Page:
In the past few weeks, fires near San Francisco and Los Angeles have plunged parts of California into a state of chaos and disaster. 

The fires forced several hundred thousand people from their homes and left several million people without power.

But, despite the fact that many Californians didn’t have access to power or water (much less Wi-Fi), disaster-preneurs took advantage of the smoke to start hawking everything from high-end air purifiers to solar panels.

First came the smoke… 

Then came the smoke and mirrors. 

Molekule — which makes an air purifier that The New York Times’ Wirecutter called “the worst air purifier” it ever reviewed — began running geo-targeted advertisements for its air purifiers that showed images of wildfires.

After the ad campaign, a Molekule co-founder told The Verge: “It’s obvious we didn’t get it right… We apologize to anyone who found it offensive or exploitative.”

And Molekule wasn’t the only company to blow smoke 

Tesla CEO Elon Musk — who’s gotten in trouble for thoughtless tweets before — advertised a wildfire-specific discount on Tesla’s Solar+Powerwall on Twitter.

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Small business of the week: The ultimate calculator side hustle

Ten years ago, Justin Supak, 39, stumbled across something silly on eBay: used graphing calculators for sale. He happened to own two calculators from his college days at Texas A&M and had no idea they might be worth something. “I just tested it to see if you could actually sell them,” Supak says. “I listed the two on eBay and they sold. So I was like, ‘OK let’s see if we can get more.’”  

Supak has now run SellYourCalculators.com for 10 years as a side business to his work as an IT service desk analyst. His platform provides an easy way for people to sell calculators, which he then sells at a profit.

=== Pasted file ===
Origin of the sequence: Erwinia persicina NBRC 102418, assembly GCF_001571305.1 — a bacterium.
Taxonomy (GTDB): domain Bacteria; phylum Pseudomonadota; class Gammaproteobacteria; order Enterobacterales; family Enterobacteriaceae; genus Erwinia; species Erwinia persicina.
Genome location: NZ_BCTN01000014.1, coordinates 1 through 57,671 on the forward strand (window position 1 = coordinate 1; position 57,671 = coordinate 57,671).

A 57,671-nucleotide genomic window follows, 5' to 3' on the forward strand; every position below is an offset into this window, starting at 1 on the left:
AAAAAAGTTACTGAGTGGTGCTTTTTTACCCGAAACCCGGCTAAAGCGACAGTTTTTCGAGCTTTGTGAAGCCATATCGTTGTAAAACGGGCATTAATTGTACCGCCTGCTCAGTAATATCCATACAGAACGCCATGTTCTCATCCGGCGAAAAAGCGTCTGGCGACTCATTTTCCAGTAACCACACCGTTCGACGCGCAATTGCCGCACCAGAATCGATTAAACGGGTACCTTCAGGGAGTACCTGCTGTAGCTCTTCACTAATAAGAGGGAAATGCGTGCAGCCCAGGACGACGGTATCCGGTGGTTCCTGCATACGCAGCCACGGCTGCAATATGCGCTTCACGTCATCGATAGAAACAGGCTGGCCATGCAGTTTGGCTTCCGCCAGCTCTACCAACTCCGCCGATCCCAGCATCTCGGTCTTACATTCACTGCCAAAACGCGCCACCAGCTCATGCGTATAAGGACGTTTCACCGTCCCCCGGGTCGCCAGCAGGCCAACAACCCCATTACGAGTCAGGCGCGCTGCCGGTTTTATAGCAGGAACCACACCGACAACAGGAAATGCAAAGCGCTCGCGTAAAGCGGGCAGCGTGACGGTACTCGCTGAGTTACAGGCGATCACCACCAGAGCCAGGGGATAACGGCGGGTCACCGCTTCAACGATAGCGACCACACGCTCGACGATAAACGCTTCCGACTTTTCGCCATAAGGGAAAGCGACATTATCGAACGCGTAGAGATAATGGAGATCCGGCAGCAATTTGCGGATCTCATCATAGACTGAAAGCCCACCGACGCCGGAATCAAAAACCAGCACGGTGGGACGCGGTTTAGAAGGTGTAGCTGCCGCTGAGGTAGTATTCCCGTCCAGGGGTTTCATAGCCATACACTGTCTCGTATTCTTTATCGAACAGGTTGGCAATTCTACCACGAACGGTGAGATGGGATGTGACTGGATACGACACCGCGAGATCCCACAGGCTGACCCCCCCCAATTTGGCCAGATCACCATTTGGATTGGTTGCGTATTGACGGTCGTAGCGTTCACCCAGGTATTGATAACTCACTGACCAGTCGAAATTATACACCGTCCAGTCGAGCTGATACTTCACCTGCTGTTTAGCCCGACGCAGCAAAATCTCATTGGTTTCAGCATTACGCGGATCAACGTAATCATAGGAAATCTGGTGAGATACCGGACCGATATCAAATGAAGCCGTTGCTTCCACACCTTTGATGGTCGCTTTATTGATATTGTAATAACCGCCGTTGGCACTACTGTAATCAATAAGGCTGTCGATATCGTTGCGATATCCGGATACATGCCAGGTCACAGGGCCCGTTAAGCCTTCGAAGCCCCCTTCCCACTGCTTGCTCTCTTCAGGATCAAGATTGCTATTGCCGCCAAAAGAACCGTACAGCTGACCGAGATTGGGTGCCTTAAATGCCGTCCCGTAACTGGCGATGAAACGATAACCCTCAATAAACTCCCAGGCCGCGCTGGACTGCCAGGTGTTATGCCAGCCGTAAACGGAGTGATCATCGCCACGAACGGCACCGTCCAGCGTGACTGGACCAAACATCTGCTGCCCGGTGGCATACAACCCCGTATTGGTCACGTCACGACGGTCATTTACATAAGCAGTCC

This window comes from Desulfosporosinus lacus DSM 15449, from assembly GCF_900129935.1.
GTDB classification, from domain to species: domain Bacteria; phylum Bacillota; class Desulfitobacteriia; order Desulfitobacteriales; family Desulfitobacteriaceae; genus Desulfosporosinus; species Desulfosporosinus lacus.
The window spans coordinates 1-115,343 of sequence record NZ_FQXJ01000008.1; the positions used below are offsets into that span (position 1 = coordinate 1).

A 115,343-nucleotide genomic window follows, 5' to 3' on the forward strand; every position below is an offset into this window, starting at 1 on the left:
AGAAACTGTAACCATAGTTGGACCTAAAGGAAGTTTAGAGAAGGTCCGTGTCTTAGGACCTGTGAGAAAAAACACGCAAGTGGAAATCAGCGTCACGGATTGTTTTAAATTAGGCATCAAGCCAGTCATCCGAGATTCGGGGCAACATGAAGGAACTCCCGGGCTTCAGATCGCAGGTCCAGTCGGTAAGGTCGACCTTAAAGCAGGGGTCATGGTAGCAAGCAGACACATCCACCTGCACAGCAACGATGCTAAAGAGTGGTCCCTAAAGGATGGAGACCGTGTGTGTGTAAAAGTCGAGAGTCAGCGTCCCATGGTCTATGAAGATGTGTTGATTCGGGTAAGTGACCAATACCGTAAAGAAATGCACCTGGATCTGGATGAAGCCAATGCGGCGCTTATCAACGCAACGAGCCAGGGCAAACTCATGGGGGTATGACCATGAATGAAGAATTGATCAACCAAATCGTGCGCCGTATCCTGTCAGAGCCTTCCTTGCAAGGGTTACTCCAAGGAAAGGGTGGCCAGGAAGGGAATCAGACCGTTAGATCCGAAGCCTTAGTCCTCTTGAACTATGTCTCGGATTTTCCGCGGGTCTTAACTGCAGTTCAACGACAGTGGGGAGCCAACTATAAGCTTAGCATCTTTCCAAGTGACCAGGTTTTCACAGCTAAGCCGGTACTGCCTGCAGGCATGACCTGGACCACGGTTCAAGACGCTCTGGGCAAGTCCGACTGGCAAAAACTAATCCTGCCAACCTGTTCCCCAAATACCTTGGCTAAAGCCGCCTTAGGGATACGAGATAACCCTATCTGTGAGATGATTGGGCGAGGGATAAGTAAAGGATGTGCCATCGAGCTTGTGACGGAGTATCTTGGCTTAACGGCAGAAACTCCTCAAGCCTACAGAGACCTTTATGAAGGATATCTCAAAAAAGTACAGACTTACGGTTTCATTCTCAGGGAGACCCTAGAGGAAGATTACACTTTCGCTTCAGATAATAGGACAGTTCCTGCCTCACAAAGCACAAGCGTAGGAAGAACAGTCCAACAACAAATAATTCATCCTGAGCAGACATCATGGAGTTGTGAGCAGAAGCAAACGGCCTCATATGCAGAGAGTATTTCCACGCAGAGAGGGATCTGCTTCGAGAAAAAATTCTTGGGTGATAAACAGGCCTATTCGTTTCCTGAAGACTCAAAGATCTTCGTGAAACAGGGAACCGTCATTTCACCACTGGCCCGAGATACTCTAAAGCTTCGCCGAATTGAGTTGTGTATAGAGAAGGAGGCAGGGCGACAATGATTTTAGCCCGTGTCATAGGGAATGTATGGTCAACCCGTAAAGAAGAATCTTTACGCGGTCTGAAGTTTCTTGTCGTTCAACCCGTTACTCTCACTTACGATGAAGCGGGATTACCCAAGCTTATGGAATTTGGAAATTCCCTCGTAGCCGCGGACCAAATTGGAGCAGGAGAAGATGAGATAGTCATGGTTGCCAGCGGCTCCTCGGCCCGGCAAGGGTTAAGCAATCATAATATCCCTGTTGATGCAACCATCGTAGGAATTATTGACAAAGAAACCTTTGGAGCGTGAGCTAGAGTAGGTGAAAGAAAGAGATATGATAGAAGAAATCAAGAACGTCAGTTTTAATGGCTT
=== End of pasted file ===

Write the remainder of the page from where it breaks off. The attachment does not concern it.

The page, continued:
After tinkering to build a user-friendly application for customers to sell him their calculators, negotiating shipping deals with the post office, and figuring out how to fix decent calculators into top shape, Supak makes $100k a year in profit while working 25 hours a week. His goal is to eventually give the business to his parents for them to make money in retirement. 

But the work is not for the faint of heart. Supak has dealt with scammers, and the calculator market has seen better days. It’s all part of the challenge for Supak, who is considering diversifying to sell used phones or iPads. 

“What am I going to do at night? Just watch TV?” he asks. “If I can make an extra 100 bucks or 50 bucks, why not do that?” 

Stats at a glance:

  • Founder: Justin Supak
  • Employees: 1
  • Years in business: 10 
  • Cost to launch: $20k
  • Funding methods: Personal savings
  • 1st-year revenue: $50k 
  • Current annual revenue: $350k 

Want your story featured? Fill out our Small Business survey. See anonymized financials of 500+ companies by subscribing to Trends.

What Else…

🏃 Google’s gonna start counting its steps. At the end of last week, Google announced plans to buy Fitbit for $2.1B. The deal positions the search giant, which already sells smartphones, tablets, and smart speakers, to compete with hardcore hardware makers like Apple.

Flight startups are taking off. EHang, a “Chinese autonomous air mobility company,” filed for a $100m IPO in yet another sign that the flying taxi market is poised to take off. Meanwhile, an avionics startup called Cirrus recently showed off its self-landing plane.

🍕 Domino’s put WHAT on a pizza? Domino’s recently unveiled a new type of pizza topped with bubble tea bubbles — but, unfortunately for American pizza parties, it’s available only in Taiwan. For more pizza innovation inspiration, check out our recent story on the plight of Pizza Hut.